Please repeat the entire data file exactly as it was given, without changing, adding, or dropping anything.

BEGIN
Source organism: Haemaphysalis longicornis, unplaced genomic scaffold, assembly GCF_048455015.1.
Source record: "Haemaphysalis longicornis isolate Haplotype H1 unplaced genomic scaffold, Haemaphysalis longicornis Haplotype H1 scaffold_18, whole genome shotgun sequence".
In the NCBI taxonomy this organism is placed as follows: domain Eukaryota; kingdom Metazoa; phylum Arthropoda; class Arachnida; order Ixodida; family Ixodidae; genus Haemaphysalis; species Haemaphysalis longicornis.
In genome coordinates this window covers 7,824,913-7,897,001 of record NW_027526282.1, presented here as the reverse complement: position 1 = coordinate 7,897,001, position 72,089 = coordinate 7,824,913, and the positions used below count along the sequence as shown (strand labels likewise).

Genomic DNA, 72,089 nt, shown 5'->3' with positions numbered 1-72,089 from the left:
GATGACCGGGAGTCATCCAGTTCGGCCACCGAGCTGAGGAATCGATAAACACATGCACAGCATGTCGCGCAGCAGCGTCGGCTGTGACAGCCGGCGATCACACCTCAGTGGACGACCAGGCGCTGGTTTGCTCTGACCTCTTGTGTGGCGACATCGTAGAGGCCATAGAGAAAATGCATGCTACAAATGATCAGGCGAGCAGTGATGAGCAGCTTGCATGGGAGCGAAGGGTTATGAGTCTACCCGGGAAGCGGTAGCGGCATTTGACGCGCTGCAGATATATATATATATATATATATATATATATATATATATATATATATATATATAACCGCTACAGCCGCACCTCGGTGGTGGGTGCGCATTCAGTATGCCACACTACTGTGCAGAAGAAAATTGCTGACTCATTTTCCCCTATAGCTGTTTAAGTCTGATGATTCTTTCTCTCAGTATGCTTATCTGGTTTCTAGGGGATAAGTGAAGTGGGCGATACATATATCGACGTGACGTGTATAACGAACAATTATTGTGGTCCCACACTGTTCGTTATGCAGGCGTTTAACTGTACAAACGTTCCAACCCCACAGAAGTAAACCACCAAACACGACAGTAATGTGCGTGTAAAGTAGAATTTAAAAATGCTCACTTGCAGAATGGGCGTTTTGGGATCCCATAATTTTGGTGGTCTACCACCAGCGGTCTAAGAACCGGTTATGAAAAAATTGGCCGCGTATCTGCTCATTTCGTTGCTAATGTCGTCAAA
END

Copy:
Source organism: Haemaphysalis longicornis, unplaced genomic scaffold, assembly GCF_048455015.1.
Source record: "Haemaphysalis longicornis isolate Haplotype H1 unplaced genomic scaffold, Haemaphysalis longicornis Haplotype H1 scaffold_18, whole genome shotgun sequence".
In the NCBI taxonomy this organism is placed as follows: domain Eukaryota; kingdom Metazoa; phylum Arthropoda; class Arachnida; order Ixodida; family Ixodidae; genus Haemaphysalis; species Haemaphysalis longicornis.
In genome coordinates this window covers 7,824,913-7,897,001 of record NW_027526282.1, presented here as the reverse complement: position 1 = coordinate 7,897,001, position 72,089 = coordinate 7,824,913, and the positions used below count along the sequence as shown (strand labels likewise).

Genomic DNA, 72,089 nt, shown 5'->3' with positions numbered 1-72,089 from the left:
GATGACCGGGAGTCATCCAGTTCGGCCACCGAGCTGAGGAATCGATAAACACATGCACAGCATGTCGCGCAGCAGCGTCGGCTGTGACAGCCGGCGATCACACCTCAGTGGACGACCAGGCGCTGGTTTGCTCTGACCTCTTGTGTGGCGACATCGTAGAGGCCATAGAGAAAATGCATGCTACAAATGATCAGGCGAGCAGTGATGAGCAGCTTGCATGGGAGCGAAGGGTTATGAGTCTACCCGGGAAGCGGTAGCGGCATTTGACGCGCTGCAGATATATATATATATATATATATATATATATATATATATATATATATATATATAACCGCTACAGCCGCACCTCGGTGGTGGGTGCGCATTCAGTATGCCACACTACTGTGCAGAAGAAAATTGCTGACTCATTTTCCCCTATAGCTGTTTAAGTCTGATGATTCTTTCTCTCAGTATGCTTATCTGGTTTCTAGGGGATAAGTGAAGTGGGCGATACATATATCGACGTGACGTGTATAACGAACAATTATTGTGGTCCCACACTGTTCGTTATGCAGGCGTTTAACTGTACAAACGTTCCAACCCCACAGAAGTAAACCACCAAACACGACAGTAATGTGCGTGTAAAGTAGAATTTAAAAATGCTCACTTGCAGAATGGGCGTTTTGGGATCCCATAATTTTGGTGGTCTACCACCAGCGGTCTAAGAACCGGTTATGAAAAAATTGGCCGCGTATCTGCTCATTTCGTTGCTAATGTCGTCAAA